Input Formats


One of the biggest sources of confusion for new users surrounds the use of input formats.

Input formats are a necessary security feature on a dynamic website - especially one that allows interaction from an external audience.

A dynamic website can use a variety of different code languages.  At the base of all the code languages is HTML, which is the language of the web.  For Drupal, PHP is a main language as well.  PHP is a dynamic scripting language that provides the ability to create and display real time changes on your site.  Drupal has been built using this language.  Other code languages, such as javascript, might be present as well.

While these different types of code are used to create really cool things on your site, they can also be used maliciously if the wrong people are allowed to use them.  Even Cascading Style Sheets (CSS), which isn't a language at all, but a set of style specifications, can be used as a vehicle to damage or take over your site.

Input formats are a way to control what kind of user is allowed to use specific types of code, or "input", in the Tiny MCE text editor.

There are three different input formats defined on your OSU Drupal 6 site:

  • Filtered HTML
    • Default input format that every role can use.  Strips all but the most essential HTML code out of text entries entered into the text editor. A rich text editor is provided here.
  • Full HTML
    • Available to Authors, Advanced Authors, and Administrators. Allows the inclusion of inline CSS styles, which help with formatting content. A rich text editor is provided here.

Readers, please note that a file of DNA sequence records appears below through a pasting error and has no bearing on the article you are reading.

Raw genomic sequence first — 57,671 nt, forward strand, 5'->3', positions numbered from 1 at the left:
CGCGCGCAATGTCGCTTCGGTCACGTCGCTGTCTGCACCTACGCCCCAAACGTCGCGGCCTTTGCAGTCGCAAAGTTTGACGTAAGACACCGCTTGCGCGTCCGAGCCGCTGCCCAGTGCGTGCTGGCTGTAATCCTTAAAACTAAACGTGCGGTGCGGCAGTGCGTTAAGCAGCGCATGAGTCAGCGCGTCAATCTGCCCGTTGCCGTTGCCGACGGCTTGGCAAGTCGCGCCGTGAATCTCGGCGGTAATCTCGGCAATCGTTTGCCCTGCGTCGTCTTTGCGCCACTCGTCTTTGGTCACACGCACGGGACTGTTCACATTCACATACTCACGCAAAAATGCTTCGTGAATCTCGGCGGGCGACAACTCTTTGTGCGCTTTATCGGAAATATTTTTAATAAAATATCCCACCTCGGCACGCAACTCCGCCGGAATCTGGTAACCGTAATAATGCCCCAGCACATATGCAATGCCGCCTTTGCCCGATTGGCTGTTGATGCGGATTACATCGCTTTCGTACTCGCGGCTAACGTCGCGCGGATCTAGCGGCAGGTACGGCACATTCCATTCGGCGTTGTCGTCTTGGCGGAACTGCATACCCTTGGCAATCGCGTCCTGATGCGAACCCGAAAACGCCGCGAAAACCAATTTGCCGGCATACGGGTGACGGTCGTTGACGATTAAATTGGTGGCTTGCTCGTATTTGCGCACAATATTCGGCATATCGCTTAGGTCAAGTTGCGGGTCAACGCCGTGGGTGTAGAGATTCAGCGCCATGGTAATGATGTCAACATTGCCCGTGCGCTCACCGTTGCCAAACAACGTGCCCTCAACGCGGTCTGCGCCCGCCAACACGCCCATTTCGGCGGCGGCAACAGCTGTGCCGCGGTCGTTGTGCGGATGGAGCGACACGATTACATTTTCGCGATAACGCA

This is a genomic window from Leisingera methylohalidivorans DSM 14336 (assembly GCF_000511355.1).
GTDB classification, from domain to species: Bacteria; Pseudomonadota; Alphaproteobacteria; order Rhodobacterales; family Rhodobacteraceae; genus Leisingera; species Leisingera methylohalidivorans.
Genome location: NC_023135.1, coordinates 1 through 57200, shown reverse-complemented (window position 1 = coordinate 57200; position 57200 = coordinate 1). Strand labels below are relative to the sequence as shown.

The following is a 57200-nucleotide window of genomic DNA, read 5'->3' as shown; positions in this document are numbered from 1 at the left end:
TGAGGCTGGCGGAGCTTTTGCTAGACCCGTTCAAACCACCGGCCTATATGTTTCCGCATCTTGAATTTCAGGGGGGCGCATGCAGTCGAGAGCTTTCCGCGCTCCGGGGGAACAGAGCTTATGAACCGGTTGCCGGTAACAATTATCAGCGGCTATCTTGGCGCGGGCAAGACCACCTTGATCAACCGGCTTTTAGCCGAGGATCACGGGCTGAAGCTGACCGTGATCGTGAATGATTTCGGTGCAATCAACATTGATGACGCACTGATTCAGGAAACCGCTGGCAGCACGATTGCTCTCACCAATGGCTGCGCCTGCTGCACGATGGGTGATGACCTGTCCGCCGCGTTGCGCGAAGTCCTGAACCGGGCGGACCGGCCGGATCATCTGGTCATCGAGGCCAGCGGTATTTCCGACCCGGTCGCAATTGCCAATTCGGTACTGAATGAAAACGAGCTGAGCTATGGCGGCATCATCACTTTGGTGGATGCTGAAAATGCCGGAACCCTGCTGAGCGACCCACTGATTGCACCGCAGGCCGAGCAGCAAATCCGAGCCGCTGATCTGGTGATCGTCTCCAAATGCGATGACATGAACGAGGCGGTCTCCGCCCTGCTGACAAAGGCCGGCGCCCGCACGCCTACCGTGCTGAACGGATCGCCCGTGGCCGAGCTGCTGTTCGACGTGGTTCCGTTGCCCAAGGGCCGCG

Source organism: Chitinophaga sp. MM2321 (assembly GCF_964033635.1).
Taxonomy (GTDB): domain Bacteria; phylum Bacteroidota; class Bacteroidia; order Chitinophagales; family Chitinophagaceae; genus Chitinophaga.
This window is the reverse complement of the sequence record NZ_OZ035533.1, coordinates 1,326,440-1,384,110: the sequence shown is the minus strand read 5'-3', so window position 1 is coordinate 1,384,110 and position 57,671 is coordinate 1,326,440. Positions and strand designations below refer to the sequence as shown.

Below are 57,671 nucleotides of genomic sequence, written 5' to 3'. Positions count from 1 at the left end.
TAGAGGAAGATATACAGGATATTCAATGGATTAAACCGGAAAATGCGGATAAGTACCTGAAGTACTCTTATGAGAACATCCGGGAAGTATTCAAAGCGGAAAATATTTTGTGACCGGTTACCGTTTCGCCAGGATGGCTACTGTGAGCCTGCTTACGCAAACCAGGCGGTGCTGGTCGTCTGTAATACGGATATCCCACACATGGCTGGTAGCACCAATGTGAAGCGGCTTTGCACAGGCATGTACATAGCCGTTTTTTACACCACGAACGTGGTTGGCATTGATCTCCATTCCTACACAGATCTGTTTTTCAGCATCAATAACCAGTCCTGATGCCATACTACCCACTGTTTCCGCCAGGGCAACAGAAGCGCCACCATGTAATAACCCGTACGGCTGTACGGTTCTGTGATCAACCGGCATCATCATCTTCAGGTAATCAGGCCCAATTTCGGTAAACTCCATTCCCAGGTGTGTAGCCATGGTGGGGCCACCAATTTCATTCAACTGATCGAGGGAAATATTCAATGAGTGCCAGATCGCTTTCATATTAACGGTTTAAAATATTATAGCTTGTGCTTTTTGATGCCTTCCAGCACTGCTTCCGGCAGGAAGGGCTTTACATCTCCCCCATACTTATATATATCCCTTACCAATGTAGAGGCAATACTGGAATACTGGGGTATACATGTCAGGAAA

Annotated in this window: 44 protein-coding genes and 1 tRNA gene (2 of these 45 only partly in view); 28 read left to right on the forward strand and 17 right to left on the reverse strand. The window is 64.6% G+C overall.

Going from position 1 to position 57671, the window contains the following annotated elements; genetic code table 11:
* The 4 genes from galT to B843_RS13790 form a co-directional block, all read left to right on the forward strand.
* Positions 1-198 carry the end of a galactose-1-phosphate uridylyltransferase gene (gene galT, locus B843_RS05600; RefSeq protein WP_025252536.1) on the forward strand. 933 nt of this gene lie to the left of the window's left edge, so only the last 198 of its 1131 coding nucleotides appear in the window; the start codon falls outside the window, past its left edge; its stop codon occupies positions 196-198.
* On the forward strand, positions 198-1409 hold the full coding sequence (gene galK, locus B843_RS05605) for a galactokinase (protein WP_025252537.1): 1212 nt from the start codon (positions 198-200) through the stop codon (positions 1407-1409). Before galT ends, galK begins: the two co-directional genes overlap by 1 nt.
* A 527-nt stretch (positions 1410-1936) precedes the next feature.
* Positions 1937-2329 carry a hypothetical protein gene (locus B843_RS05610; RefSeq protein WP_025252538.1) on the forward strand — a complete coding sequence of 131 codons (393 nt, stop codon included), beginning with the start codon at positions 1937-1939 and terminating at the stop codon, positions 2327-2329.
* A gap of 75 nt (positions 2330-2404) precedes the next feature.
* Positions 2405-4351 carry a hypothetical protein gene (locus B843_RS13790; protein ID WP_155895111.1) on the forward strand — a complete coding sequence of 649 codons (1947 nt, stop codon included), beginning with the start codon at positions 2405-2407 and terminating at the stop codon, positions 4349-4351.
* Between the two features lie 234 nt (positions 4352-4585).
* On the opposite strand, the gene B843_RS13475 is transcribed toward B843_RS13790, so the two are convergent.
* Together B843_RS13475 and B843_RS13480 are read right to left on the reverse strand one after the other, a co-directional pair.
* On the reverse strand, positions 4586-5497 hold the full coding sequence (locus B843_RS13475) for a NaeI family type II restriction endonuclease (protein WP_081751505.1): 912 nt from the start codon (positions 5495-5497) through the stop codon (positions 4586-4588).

• PHP
    • Available to Advanced Authors and Administrators.  Allows the use of PHP and other complex code.  No rich text editor is provided here.

To allow interaction from anonymous users, such as providing them the ability to submit Webforms, a default input format must be supplied that all users, including the anonymous ones, can use.  Anonymous users can only use Filtered HTML.  Allowing anonymous users access to any of the other input formats is dangerous, as you don't know who is on the other end and what they are injecting into your site via the text editor.

Authors can use both Filtered HTML and Full HTML.  This allows authors on the site the ability to add inline CSS styles to their content to do things such as embedding an image and having the text float up around the image.  Keeping this in mind, one of the first things to look at if your embedded images or video players aren't acting the way you expect them to, check the input format to ensure it's set to Full HTML.  Authors do not even see the PHP option.

Author Input Formats
author level input formats: Filtered HTML option and Full HTML option, Full HTML is checked

Advanced Authors and Administrators can use all input formats.  This is where the assignment of roles on a site is very important.  If you have an Advanced Author or Administrator who does not know how to write code, they should be strongly discouraged from experimenting on a production site as different types of code, when used incorrectly, can completely destroy your site.

Advanced Author and Administrator Input Formats
advanced author and admin input format options: filtered html, full html (checked), and php

So now that we understand a little bit about input formats, let's move on to some specifics about using the text editor...